Job growth continues to support a favorable county unemployment rate of 5.5% in Dec. 2013, below state (5.6%) and national (6.5%) averages for the same period. The district's income level trends moderately above state and national averages.
HIGH DEBT; ONGOING CAPITAL NEEDS
Overall debt ratios are high at about $5,800 per capita and 8.1% of market value, reflecting district and overlapping municipal infrastructure requirements over the past decade. A slow amortization rate of about 33% in ten years contributes to Fitch's expectation of high debt levels into the foreseeable future.
The district's debt service burden consumes 10.7% of fiscal 2013 governmental expenditures. The district historically maintains a moderate amount of its debt portfolio in variable rate demand obligations (VRDOs), currently 22%, within the district's policy ceiling of 30%. Terms of the VRDOs include a three-to-five year initial fixed rate term, a soft put back to bondholders in lieu of liquidity support and optionality to periodically reset the rate to a long-term fixed basis. The risk to the district is in the case of a failed remarketing whereby the district would pay an elevated interest rate, capped at a fixed rate currently ranging from 6% to 8% as applicable to the district's outstanding VRDOs.
District voters authorized $535 million in unlimited tax school building bonds in May of 2010. The district expects to issue the remaining $180 million by the close of fiscal 2014. The district's trustees have called a GO bond election in May 2014 for $648 million for upgrades and new facilities. Fitch anticipates that the new money authorization if passed, would have a potential moderate impact on overall debt in relation to market value over the next four years, dependent on growth of overlapping debt and the rate of the district's tax base growth.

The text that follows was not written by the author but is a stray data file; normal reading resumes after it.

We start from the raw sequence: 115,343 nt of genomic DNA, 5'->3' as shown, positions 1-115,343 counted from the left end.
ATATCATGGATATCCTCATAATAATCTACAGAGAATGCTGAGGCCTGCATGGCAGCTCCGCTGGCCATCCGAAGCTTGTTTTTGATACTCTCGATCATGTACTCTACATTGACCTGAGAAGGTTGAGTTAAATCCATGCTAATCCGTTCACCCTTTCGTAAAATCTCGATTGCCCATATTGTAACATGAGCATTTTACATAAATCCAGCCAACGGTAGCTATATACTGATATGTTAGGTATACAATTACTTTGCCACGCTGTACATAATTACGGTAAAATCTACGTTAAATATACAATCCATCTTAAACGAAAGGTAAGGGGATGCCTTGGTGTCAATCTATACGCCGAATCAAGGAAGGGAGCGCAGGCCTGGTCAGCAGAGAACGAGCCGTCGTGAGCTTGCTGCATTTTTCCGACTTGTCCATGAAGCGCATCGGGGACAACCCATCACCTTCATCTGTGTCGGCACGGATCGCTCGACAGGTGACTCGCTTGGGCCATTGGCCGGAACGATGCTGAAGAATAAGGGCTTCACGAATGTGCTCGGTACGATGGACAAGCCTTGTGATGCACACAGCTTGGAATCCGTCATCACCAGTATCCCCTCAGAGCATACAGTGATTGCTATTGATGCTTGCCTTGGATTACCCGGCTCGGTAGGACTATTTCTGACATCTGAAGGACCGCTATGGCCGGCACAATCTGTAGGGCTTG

The district's I&S rate ($0.336 per $100 of TAV) is well below the statutory new-issuance test ceiling of $0.50. The district conservatively projects that the new authorization could increase its I&S tax rate by as much as 12 cents to $0.456 per $100 of TAV. However, Fitch notes that similar conservative projections had not materialized in the district's recent past due to healthy tax base growth.
LIMITED PENSION/OPEB OBLIGATIONS
The district's pension liabilities are limited to its participation in the state pension plan administered by the Teachers Retirement System of Texas (TRS). The district's annual contribution to TRS is determined by state law, as is the contribution for the state-run post-employment benefit healthcare plan. Including debt service, pension and OPEB contributions, carrying costs were a moderate 11.3% of fiscal 2013 governmental spending, benefitting from the state's strong pension funding system currently in place. However, districts are susceptible to future funding changes by the state as evidenced by a relatively modest 1.5% of salary contribution requirement effective fiscal year 2015.
TEXAS SCHOOL DISTRICT LITIGATION
In February 2013 a district judge ruled that the state's school finance system is unconstitutional. The ruling, which was in response to a consolidation of six lawsuits representing 75% of Texas school children, found the system 'inefficient, inequitable, and unsuitable and arbitrarily funds districts at different levels...'. The judge also cited inadequate funding and districts' inability to exercise 'meaningful discretion' in setting tax rates as constitutional flaws in the current system.
The judge agreed to reopen testimony after the Texas legislature restored $4.5 billion in school funding in its 2013 session. The increased funding levels apply to school district budgets in fiscal years 2014 and 2015. The judge will determine if the additional funding affected arguments made during the trial. It is anticipated that the original ruling, if upheld, will ultimately be appealed to the state supreme court.
Additional information is available at 'www.fitchratings.com'.
In addition to the sources of information identified in Fitch's Tax-Supported Rating Criteria, this action was additionally informed by information from Creditscope, University Financial Associates, CoreLogic/Case-Shiller Home Price Index, IHS Global Insight, National Association of Realtors.
Applicable Criteria and Related Research:
--'Tax-Supported Rating Criteria' (Aug. 14, 2012);
--'U.S. Local Government Tax-Supported Rating Criteria' (Aug. 14, 2012).
Applicable Criteria and Related Research:
Tax-Supported Rating Criteria
U.S. Local Government Tax-Supported Rating Criteria